Academic institutions of all sizes have become attractive targets for cyber-criminals and hackers similar to much larger merchant companies, financial services firms and government agencies. It’s important that we understand how to detect and protect ourselves from these attempts to steal and misuse our personal, confidential, financial, and institutional information. Since the use of computers, smartphones, public kiosks, “free” Wi-Fi services and complimentary software applications is prevalent across society, the risks of your data being stolen has grown.
To help you better understand the risks of your data, identity and assets being misappropriated, this website has been developed to communicate the processes and techniques used by criminals to capture your data and what you can do to protect it. Being knowledgeable, aware and vigilant are your key tools to secure against these threats.
Keeping you, and your data safe in an ever-changing world is not easy. No one should be expected to simply know things, without help.
Cybersecurity is the practice of protecting computers, websites, and other local and network systems from digital-based attacks. These attacks are aimed at gathering your personal and professional information, as well as that of your friends, loved ones, and the data of the institutions you attend or work for.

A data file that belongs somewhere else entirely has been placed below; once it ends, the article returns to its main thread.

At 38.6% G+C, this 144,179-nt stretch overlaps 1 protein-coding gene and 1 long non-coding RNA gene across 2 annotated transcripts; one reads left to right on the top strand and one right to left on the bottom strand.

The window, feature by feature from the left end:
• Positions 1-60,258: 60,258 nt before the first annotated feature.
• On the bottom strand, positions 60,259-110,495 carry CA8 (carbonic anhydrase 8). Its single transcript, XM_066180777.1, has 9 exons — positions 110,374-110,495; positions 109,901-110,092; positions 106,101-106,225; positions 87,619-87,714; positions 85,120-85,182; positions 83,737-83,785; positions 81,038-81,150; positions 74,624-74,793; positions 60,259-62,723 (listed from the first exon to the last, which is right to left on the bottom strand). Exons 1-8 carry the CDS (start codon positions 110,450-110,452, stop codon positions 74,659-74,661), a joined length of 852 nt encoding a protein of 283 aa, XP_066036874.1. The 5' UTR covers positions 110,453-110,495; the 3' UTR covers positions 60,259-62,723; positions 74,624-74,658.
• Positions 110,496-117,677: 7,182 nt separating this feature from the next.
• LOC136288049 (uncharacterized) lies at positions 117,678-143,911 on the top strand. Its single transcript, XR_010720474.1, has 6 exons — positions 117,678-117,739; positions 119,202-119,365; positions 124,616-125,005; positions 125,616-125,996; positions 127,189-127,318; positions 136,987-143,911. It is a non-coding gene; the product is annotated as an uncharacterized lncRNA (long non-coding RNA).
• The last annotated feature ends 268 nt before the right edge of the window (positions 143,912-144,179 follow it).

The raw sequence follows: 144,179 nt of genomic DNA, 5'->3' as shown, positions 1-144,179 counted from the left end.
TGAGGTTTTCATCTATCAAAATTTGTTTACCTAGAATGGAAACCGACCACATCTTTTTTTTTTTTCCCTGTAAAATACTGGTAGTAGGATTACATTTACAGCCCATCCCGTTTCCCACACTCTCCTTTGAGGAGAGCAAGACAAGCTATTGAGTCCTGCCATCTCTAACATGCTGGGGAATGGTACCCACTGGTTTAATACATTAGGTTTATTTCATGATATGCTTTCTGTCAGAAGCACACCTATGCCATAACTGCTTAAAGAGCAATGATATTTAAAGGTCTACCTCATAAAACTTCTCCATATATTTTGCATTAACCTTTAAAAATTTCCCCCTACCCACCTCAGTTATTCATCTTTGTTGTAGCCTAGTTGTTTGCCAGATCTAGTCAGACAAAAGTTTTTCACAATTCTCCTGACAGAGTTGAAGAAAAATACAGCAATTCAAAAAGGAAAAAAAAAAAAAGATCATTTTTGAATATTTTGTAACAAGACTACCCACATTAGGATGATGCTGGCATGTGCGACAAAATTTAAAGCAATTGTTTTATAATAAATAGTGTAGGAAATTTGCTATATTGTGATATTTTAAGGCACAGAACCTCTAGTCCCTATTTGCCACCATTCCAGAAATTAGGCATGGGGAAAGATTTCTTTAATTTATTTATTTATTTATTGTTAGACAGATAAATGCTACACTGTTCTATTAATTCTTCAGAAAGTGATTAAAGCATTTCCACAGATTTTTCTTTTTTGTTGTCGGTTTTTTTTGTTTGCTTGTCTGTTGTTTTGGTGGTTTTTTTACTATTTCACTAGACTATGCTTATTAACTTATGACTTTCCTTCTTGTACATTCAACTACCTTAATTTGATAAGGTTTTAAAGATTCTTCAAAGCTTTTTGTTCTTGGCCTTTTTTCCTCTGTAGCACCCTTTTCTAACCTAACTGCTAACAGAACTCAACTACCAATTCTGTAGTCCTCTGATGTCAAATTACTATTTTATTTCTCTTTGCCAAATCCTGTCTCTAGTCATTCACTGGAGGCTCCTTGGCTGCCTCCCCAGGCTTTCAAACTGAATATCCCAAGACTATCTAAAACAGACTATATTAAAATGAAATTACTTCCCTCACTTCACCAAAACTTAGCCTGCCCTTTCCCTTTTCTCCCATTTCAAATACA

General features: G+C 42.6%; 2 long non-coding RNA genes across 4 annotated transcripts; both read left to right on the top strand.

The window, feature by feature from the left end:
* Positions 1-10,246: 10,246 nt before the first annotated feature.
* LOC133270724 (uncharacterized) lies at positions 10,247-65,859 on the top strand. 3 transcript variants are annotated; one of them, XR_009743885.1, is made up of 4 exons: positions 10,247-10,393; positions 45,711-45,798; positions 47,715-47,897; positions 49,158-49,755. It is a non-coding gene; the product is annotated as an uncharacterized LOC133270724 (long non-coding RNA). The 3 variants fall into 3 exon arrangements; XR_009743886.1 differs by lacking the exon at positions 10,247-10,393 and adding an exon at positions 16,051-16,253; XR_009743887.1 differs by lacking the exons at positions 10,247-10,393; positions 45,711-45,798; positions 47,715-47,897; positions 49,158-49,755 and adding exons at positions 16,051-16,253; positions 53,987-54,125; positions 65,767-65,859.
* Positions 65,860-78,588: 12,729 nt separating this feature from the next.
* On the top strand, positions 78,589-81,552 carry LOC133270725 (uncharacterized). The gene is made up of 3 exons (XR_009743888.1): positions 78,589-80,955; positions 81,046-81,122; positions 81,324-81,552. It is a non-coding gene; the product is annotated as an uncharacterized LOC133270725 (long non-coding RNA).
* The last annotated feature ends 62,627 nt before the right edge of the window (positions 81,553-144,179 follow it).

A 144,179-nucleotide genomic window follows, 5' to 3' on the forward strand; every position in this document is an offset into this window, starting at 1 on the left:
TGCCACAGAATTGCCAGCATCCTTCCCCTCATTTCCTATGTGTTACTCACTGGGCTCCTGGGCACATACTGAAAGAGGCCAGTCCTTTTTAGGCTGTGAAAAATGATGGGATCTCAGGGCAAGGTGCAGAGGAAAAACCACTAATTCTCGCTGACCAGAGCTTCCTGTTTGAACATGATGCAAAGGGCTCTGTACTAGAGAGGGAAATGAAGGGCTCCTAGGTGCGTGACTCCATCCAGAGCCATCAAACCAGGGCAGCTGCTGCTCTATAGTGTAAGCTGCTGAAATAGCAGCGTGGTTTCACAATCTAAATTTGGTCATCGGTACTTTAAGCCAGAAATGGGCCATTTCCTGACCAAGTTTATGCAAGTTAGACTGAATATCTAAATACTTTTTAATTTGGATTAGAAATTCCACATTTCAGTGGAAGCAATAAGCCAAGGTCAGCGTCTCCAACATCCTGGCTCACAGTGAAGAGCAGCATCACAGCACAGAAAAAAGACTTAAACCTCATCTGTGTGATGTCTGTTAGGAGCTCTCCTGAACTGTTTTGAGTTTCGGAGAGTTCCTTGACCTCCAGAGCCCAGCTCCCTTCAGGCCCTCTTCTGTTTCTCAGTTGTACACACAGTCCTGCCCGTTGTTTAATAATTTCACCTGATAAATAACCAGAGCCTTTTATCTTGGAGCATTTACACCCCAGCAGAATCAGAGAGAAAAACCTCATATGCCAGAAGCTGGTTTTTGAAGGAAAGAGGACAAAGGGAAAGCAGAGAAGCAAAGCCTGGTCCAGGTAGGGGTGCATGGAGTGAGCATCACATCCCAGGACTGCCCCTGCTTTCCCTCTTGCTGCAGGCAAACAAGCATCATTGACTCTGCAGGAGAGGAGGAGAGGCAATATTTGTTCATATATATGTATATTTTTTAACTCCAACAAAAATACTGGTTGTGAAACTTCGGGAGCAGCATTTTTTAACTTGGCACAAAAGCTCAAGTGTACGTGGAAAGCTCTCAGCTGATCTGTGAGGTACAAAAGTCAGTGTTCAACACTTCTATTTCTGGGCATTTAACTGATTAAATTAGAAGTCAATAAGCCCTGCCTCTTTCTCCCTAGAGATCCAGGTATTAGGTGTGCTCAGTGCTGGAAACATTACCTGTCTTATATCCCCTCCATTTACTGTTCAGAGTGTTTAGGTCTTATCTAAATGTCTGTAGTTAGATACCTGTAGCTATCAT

Without cybersecurity awareness all of our data, both personal and institutional, is at greater risk. Increased risk of identity theft, monetary loss, and the loss of information are all effects of a lack of awareness. Knowing what to look for and being familiar with the most common ways your information can be stolen and siphoned off protects you. Awareness is akin to knowing to lock your door when you leave your house.
National Cybersecurity Awareness Month (NCAM) happens yearly each October, and is a joint effort between various industries and the government to help educate and spread awareness of resources that will contribute to their safety online.
Cybersecurity awareness and concern must be included in all of our daily rituals.
Viruses and worms can install themselves in your system without you even knowing it. Once they do, they can use your machine as a base of operations to monetize your system for their benefit. This can be done by forcing ad pop-ups on you, collecting your private data and sending it off to a central location behind the scenes, collecting corporate data and siphoning that off, and more.
Malware is a large umbrella term that encompasses many different forms of attack. The important things to remember are to always report strange events on your machine, to be very careful what you click on and what suspicious emails you open.
Always be aware of links on websites, that they go where they say they do. You can see, on the lower status bar of most modern browsers, the actual destination of the link you intend to follow.
Also, for emails, ensure they are from who they say they are and that any links or attachments within the email are expected before you follow them.
Spam is one of the oldest forms of cybersecurity risk. Though most spam is simply clutter, taking up your time, there are still large groups that use spam to spread every kind of cybersecurity risk we can imagine. Spam, unwanted email from strangers, is often filled with phishing attempts, malware, and more.
Phishing scams actively try to fool you to gather personal and institutional information.